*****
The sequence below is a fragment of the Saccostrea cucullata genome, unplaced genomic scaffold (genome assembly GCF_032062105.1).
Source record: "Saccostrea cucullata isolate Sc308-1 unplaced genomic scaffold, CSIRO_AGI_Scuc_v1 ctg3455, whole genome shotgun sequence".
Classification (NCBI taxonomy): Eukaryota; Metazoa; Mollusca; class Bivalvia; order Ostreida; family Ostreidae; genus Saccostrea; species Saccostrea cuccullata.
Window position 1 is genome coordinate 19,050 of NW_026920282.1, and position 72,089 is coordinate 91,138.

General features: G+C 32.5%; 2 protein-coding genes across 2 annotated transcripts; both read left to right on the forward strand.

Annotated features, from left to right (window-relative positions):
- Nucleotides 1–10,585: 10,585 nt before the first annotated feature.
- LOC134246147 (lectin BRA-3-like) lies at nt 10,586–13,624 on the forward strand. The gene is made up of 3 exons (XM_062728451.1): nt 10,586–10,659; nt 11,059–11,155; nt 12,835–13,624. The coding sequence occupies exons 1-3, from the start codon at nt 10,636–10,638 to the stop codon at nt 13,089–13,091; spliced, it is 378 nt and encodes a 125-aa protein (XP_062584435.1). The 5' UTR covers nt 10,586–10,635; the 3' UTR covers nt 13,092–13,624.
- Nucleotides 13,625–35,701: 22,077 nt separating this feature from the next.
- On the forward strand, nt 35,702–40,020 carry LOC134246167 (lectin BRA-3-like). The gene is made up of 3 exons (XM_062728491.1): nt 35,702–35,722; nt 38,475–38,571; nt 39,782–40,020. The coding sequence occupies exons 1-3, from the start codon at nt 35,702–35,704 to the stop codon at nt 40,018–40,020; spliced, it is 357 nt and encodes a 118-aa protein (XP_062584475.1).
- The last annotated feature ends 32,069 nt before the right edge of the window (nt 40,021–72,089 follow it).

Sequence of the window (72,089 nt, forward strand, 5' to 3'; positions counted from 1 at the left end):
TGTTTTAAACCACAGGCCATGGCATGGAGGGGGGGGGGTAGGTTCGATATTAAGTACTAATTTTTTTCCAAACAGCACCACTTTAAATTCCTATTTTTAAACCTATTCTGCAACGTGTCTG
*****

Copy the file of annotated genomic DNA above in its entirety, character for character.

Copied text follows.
The sequence below is a fragment of the Saccostrea cucullata genome, unplaced genomic scaffold (genome assembly GCF_032062105.1).
Source record: "Saccostrea cucullata isolate Sc308-1 unplaced genomic scaffold, CSIRO_AGI_Scuc_v1 ctg3455, whole genome shotgun sequence".
Classification (NCBI taxonomy): Eukaryota; Metazoa; Mollusca; class Bivalvia; order Ostreida; family Ostreidae; genus Saccostrea; species Saccostrea cuccullata.
Window position 1 is genome coordinate 19,050 of NW_026920282.1, and position 72,089 is coordinate 91,138.

General features: G+C 32.5%; 2 protein-coding genes across 2 annotated transcripts; both read left to right on the forward strand.

Annotated features, from left to right (window-relative positions):
- Nucleotides 1–10,585: 10,585 nt before the first annotated feature.
- LOC134246147 (lectin BRA-3-like) lies at nt 10,586–13,624 on the forward strand. The gene is made up of 3 exons (XM_062728451.1): nt 10,586–10,659; nt 11,059–11,155; nt 12,835–13,624. The coding sequence occupies exons 1-3, from the start codon at nt 10,636–10,638 to the stop codon at nt 13,089–13,091; spliced, it is 378 nt and encodes a 125-aa protein (XP_062584435.1). The 5' UTR covers nt 10,586–10,635; the 3' UTR covers nt 13,092–13,624.
- Nucleotides 13,625–35,701: 22,077 nt separating this feature from the next.
- On the forward strand, nt 35,702–40,020 carry LOC134246167 (lectin BRA-3-like). The gene is made up of 3 exons (XM_062728491.1): nt 35,702–35,722; nt 38,475–38,571; nt 39,782–40,020. The coding sequence occupies exons 1-3, from the start codon at nt 35,702–35,704 to the stop codon at nt 40,018–40,020; spliced, it is 357 nt and encodes a 118-aa protein (XP_062584475.1).
- The last annotated feature ends 32,069 nt before the right edge of the window (nt 40,021–72,089 follow it).

Sequence of the window (72,089 nt, forward strand, 5' to 3'; positions counted from 1 at the left end):
TGTTTTAAACCACAGGCCATGGCATGGAGGGGGGGGGGTAGGTTCGATATTAAGTACTAATTTTTTTCCAAACAGCACCACTTTAAATTCCTATTTTTAAACCTATTCTGCAACGTGTCTG